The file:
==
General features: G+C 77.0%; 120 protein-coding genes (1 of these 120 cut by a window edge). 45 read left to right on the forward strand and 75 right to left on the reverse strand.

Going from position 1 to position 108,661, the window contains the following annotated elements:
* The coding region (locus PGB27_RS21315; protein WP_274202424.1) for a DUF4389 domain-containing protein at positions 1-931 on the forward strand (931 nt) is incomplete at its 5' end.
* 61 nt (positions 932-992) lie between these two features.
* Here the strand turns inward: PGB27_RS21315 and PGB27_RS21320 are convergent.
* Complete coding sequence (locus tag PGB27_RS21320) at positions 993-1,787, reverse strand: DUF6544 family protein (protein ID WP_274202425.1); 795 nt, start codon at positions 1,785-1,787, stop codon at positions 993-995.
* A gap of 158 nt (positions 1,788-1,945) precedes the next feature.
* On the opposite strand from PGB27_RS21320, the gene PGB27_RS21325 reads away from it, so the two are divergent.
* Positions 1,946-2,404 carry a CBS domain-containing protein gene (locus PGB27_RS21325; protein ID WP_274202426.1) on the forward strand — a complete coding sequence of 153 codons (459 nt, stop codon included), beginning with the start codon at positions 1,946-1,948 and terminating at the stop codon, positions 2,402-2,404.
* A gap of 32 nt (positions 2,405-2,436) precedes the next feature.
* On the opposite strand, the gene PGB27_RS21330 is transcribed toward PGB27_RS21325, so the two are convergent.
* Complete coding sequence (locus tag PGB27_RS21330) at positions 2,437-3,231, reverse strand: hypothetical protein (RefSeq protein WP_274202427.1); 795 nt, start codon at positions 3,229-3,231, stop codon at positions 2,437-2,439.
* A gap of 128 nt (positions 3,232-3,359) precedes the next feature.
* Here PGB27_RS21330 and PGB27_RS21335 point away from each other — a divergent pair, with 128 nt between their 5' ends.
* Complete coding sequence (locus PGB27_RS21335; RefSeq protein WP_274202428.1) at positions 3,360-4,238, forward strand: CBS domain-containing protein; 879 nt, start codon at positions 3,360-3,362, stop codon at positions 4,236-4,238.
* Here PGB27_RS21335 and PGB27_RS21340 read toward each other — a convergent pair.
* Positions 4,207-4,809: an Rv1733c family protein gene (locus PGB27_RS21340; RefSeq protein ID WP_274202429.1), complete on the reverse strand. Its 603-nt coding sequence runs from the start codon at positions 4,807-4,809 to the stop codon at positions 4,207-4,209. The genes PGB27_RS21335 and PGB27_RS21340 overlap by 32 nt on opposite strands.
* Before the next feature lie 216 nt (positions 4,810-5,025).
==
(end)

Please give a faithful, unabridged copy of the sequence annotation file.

General features: G+C 77.0%; 120 protein-coding genes (1 of these 120 cut by a window edge). 45 read left to right on the forward strand and 75 right to left on the reverse strand.

Going from position 1 to position 108,661, the window contains the following annotated elements:
* The coding region (locus PGB27_RS21315; protein WP_274202424.1) for a DUF4389 domain-containing protein at positions 1-931 on the forward strand (931 nt) is incomplete at its 5' end.
* 61 nt (positions 932-992) lie between these two features.
* Here the strand turns inward: PGB27_RS21315 and PGB27_RS21320 are convergent.
* Complete coding sequence (locus tag PGB27_RS21320) at positions 993-1,787, reverse strand: DUF6544 family protein (protein ID WP_274202425.1); 795 nt, start codon at positions 1,785-1,787, stop codon at positions 993-995.
* A gap of 158 nt (positions 1,788-1,945) precedes the next feature.
* On the opposite strand from PGB27_RS21320, the gene PGB27_RS21325 reads away from it, so the two are divergent.
* Positions 1,946-2,404 carry a CBS domain-containing protein gene (locus PGB27_RS21325; protein ID WP_274202426.1) on the forward strand — a complete coding sequence of 153 codons (459 nt, stop codon included), beginning with the start codon at positions 1,946-1,948 and terminating at the stop codon, positions 2,402-2,404.
* A gap of 32 nt (positions 2,405-2,436) precedes the next feature.
* On the opposite strand, the gene PGB27_RS21330 is transcribed toward PGB27_RS21325, so the two are convergent.
* Complete coding sequence (locus tag PGB27_RS21330) at positions 2,437-3,231, reverse strand: hypothetical protein (RefSeq protein WP_274202427.1); 795 nt, start codon at positions 3,229-3,231, stop codon at positions 2,437-2,439.
* A gap of 128 nt (positions 3,232-3,359) precedes the next feature.
* Here PGB27_RS21330 and PGB27_RS21335 point away from each other — a divergent pair, with 128 nt between their 5' ends.
* Complete coding sequence (locus PGB27_RS21335; RefSeq protein WP_274202428.1) at positions 3,360-4,238, forward strand: CBS domain-containing protein; 879 nt, start codon at positions 3,360-3,362, stop codon at positions 4,236-4,238.
* Here PGB27_RS21335 and PGB27_RS21340 read toward each other — a convergent pair.
* Positions 4,207-4,809: an Rv1733c family protein gene (locus PGB27_RS21340; RefSeq protein ID WP_274202429.1), complete on the reverse strand. Its 603-nt coding sequence runs from the start codon at positions 4,807-4,809 to the stop codon at positions 4,207-4,209. The genes PGB27_RS21335 and PGB27_RS21340 overlap by 32 nt on opposite strands.
* Before the next feature lie 216 nt (positions 4,810-5,025).